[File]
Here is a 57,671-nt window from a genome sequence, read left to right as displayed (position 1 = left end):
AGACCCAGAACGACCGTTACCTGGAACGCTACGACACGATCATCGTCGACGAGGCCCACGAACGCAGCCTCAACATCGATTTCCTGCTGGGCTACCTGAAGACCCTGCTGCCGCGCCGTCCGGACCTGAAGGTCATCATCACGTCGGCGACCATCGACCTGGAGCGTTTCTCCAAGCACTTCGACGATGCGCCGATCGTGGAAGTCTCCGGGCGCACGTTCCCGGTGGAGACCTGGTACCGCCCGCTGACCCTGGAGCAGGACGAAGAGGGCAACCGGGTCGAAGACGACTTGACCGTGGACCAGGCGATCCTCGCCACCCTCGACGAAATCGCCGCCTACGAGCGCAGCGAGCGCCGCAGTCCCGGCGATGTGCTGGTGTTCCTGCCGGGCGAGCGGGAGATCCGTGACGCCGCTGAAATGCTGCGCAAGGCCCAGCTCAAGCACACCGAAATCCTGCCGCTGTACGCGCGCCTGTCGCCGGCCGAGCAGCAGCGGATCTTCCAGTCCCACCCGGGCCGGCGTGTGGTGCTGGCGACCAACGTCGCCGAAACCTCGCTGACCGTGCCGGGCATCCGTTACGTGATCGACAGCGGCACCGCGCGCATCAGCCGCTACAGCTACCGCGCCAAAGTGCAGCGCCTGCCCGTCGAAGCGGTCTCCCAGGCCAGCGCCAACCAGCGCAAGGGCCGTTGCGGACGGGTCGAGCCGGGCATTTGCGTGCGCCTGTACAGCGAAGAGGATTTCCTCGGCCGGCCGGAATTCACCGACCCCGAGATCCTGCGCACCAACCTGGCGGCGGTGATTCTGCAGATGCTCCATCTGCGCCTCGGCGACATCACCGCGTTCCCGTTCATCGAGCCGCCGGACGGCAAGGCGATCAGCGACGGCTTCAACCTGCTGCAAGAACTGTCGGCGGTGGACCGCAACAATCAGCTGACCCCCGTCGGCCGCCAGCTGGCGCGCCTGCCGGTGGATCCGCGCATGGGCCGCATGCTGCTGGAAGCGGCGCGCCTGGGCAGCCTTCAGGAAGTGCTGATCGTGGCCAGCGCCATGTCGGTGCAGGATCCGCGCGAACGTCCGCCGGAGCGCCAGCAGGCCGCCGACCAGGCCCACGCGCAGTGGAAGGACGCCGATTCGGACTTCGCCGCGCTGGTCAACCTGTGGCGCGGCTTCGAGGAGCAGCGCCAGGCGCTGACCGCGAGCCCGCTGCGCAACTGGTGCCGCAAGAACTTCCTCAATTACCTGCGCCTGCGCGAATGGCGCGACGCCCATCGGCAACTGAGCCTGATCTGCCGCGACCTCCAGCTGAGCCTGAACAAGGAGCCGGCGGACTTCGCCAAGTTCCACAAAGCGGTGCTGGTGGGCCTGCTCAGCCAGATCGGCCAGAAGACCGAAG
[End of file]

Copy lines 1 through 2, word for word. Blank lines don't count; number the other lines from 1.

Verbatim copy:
Here is a 57,671-nt window from a genome sequence, read left to right as displayed (position 1 = left end):
AGACCCAGAACGACCGTTACCTGGAACGCTACGACACGATCATCGTCGACGAGGCCCACGAACGCAGCCTCAACATCGATTTCCTGCTGGGCTACCTGAAGACCCTGCTGCCGCGCCGTCCGGACCTGAAGGTCATCATCACGTCGGCGACCATCGACCTGGAGCGTTTCTCCAAGCACTTCGACGATGCGCCGATCGTGGAAGTCTCCGGGCGCACGTTCCCGGTGGAGACCTGGTACCGCCCGCTGACCCTGGAGCAGGACGAAGAGGGCAACCGGGTCGAAGACGACTTGACCGTGGACCAGGCGATCCTCGCCACCCTCGACGAAATCGCCGCCTACGAGCGCAGCGAGCGCCGCAGTCCCGGCGATGTGCTGGTGTTCCTGCCGGGCGAGCGGGAGATCCGTGACGCCGCTGAAATGCTGCGCAAGGCCCAGCTCAAGCACACCGAAATCCTGCCGCTGTACGCGCGCCTGTCGCCGGCCGAGCAGCAGCGGATCTTCCAGTCCCACCCGGGCCGGCGTGTGGTGCTGGCGACCAACGTCGCCGAAACCTCGCTGACCGTGCCGGGCATCCGTTACGTGATCGACAGCGGCACCGCGCGCATCAGCCGCTACAGCTACCGCGCCAAAGTGCAGCGCCTGCCCGTCGAAGCGGTCTCCCAGGCCAGCGCCAACCAGCGCAAGGGCCGTTGCGGACGGGTCGAGCCGGGCATTTGCGTGCGCCTGTACAGCGAAGAGGATTTCCTCGGCCGGCCGGAATTCACCGACCCCGAGATCCTGCGCACCAACCTGGCGGCGGTGATTCTGCAGATGCTCCATCTGCGCCTCGGCGACATCACCGCGTTCCCGTTCATCGAGCCGCCGGACGGCAAGGCGATCAGCGACGGCTTCAACCTGCTGCAAGAACTGTCGGCGGTGGACCGCAACAATCAGCTGACCCCCGTCGGCCGCCAGCTGGCGCGCCTGCCGGTGGATCCGCGCATGGGCCGCATGCTGCTGGAAGCGGCGCGCCTGGGCAGCCTTCAGGAAGTGCTGATCGTGGCCAGCGCCATGTCGGTGCAGGATCCGCGCGAACGTCCGCCGGAGCGCCAGCAGGCCGCCGACCAGGCCCACGCGCAGTGGAAGGACGCCGATTCGGACTTCGCCGCGCTGGTCAACCTGTGGCGCGGCTTCGAGGAGCAGCGCCAGGCGCTGACCGCGAGCCCGCTGCGCAACTGGTGCCGCAAGAACTTCCTCAATTACCTGCGCCTGCGCGAATGGCGCGACGCCCATCGGCAACTGAGCCTGATCTGCCGCGACCTCCAGCTGAGCCTGAACAAGGAGCCGGCGGACTTCGCCAAGTTCCACAAAGCGGTGCTGGTGGGCCTGCTCAGCCAGATCGGCCAGAAGACCGAAG